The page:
Brindaband has grown out of the recording relationship between the songwriter John Webster and the musician David Eastoe, begun in the summer of 1975. Beginning with an Akai 4000DS hooked up to a cassette machine to enable stereo overdubbing, progressing to a portastudio, then on to an analogue 8-track and a digital system, it’s a partnership that’s just carried on, as new songs come to John, and Dave continues building up studio capacity.
The name Brindaband was given to us for a concert in 1976 where we supported John Martyn and others. Below some
MEMORIES OF JOHN MARTYN
As part of the duo Brindaband I had the good fortune to play on the same bill as John Martyn at a benefit concert in October 1976 in Nottingham. The benefit was to support the local fanzine Liquorice, and also included Bridget St John and Kevin Coyne. Backstage I remember the way that music just flowed out of John Martyn and the lack of contrivance about him and his music.
I think part of the fascination with him as a personality and performer was that he had both sensitive and shall we say less sensitive sides to his personality; in Nottingham, supporting Liquorice which had impressed him with its journalistic honesty, he was both sensitive and professional, and played a blinder, with ‘Solid Air’ seeming to stop time and transfix everyone at the venue. He also played ‘One for the Road’, beautifully.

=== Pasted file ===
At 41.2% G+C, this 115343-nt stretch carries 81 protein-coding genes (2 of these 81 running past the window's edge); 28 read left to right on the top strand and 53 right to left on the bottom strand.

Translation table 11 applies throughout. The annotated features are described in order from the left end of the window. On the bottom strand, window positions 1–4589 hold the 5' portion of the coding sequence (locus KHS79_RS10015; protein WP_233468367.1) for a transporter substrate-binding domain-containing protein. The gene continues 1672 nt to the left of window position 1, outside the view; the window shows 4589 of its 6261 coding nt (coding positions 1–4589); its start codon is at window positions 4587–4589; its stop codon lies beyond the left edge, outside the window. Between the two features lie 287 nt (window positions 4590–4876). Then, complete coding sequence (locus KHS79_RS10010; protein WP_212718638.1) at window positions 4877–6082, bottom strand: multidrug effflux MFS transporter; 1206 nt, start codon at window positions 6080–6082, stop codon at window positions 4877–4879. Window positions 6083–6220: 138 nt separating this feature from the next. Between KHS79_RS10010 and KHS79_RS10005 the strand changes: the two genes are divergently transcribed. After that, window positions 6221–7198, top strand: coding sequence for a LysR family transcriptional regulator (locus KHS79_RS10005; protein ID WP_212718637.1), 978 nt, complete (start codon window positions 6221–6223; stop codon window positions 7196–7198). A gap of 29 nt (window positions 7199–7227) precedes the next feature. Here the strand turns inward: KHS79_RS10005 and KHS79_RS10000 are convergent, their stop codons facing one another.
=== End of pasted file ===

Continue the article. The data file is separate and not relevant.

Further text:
I also sensed then (and on other occasions) that other musicians were in awe of his gifts – Bridget St John described him as ‘Island’s golden boy’ and Kevin Coyne, perhaps a bit peeved by his ability to attract a large crowd, perhaps solely for artistic reasons, challenged him about the lack of a social/political element to his material. At which point (the story comes from Liquorice editor Malcolm Heyhoe) he poked Kevin Coyne in the chest and replied: ‘You’re just an old radical, Kevin’.
I can still see him standing in the doorway looking at us as we were playing. ‘I felt very small’ said Dave afterwards, as did I. The phrase ‘Cats may look at a King’ comes to mind, though in that case it was a King looking at some cats! But from that time on John Martyn concerts always had a special flavour. A favourite moment came at a gig at the University of East Anglia when he was supported by Deaf School. When someone loudly heckled he responded ‘Keep it down will you – they’re deaf, not me!’
Born in Co. Durham, United Kingdom in 1953, the Oxford-based songwriter and publisher John Webster has been working in the field of music and independent publishing since 1973, when he worked for a community magazine in Brixton, London. In 1975 he began a songwriting and recording partnership with musician Dave Eastoe - in 1976 they supported John Martyn, Kevin Coyne and Bridget St John at a concert in Nottingham for which they were christened Brindaband.
Increasingly interested in putting Romantic lyrics into a contemporary song format, he founded the independent label Pathfinder Audio in 1987, whose first publication was the audio cassette ‘Shelley in Italy’. It included 8 ‘Shelley songs’ and an audio biography of the poet described by the eminent American Shelley scholar Donald Reiman as the best short biography of Shelley he had encountered.